PBX (explosive)

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First developed in 1947 at Los Alamos Scientific Laboratory, plastic bonded explosives (PBX) were intended to make the high-explosive components of nuclear weapons have "adequate energy content, mechanical properties, sensitivity, and chemical stability required for stockpile[d] nuclear weapons. The first was PBX-9205, a mixture of RDX explosive and polystyrene binder. In the U.S. nuclear program, responsibility for PBX development later moved to Lawrence Livermore National Laboratory.[1]

Key to a PBX is the polymer coating, in the range of 5-20% of the total weight, that bonds the explosive granules into a solid, stable mass. Plastic bonding decreases sensitivity to accidental explosion, but does not eliminate it, or pass the one-point safe criterion in weapons, unless the explosive(s) are designated as insensitive high explosives. Two main explosives were used in the late 1990s, RDX and TATB; only TATB is insensitive.

Choice of polymer, and of the bonding technique, involves both careful design, and continued verification through the production and storage phases. "Too brittle a PBX can sustain damage in normal handling and succumb to extreme temperature swings or thermal shocks, while too soft a PBX may be susceptible to creep and may lack dimensional stability or strength."[1]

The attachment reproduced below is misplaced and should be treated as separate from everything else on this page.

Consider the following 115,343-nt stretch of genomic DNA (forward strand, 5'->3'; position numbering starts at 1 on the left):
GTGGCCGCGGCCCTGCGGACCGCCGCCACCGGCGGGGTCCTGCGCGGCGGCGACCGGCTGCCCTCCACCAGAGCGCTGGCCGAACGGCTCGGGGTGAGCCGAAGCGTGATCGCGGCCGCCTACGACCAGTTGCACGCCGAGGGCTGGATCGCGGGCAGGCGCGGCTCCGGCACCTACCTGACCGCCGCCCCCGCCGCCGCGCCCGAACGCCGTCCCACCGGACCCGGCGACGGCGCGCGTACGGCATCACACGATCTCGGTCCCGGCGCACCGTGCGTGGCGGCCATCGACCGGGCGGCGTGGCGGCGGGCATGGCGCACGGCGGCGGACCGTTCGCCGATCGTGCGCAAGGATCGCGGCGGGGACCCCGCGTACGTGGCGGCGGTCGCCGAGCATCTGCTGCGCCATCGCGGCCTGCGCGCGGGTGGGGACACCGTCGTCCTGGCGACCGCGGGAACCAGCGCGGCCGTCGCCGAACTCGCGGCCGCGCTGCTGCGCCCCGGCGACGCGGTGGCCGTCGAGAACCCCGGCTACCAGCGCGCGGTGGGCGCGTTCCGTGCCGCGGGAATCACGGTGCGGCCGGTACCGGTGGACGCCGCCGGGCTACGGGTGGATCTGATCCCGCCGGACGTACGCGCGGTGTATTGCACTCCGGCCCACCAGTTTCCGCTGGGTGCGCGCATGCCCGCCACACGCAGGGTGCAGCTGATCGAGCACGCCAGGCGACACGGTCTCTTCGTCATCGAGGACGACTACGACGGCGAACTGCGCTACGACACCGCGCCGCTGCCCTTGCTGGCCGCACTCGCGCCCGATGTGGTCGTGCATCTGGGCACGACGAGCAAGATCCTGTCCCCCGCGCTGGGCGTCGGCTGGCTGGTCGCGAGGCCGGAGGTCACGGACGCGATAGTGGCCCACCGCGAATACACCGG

PBXs have other applications than the implosion systems of fission devices, although those are the most critical. They are used in slapper detonators that initiate the main implosion system.[2] PBXs have been used for explosive welding[3] and precision cutting. They can be used as rocket propellants, and the feasibility of their disposal through cryocracking is superior to that of other large solid rocket propellants. [4]


  1. 1.0 1.1 Anders Lundberg (December 1996), High Explosives in Stockpile Surveillance, Lawrence Livermore National Laboratory
  2. , Detonation Systems, 4.1 Elements of Fission Weapon Design, Nuclear Weapons Archive
  3. David R. Gardner, Courtenay T. Vaughan (October 1997), The Explosive Welding Simulation, The Development and Performance of a Message-Passing Version of the PAGOSA Shock-Wave Physics Code, Sandia Report SAND97-2551 UC-705, pp. 23-24
  4. L. Whinnery et al. (May 1995), Particle Size Reduction of Propellants by Cryocycling, Sandia Laboratories, Sandia Report SAND958227 UC-721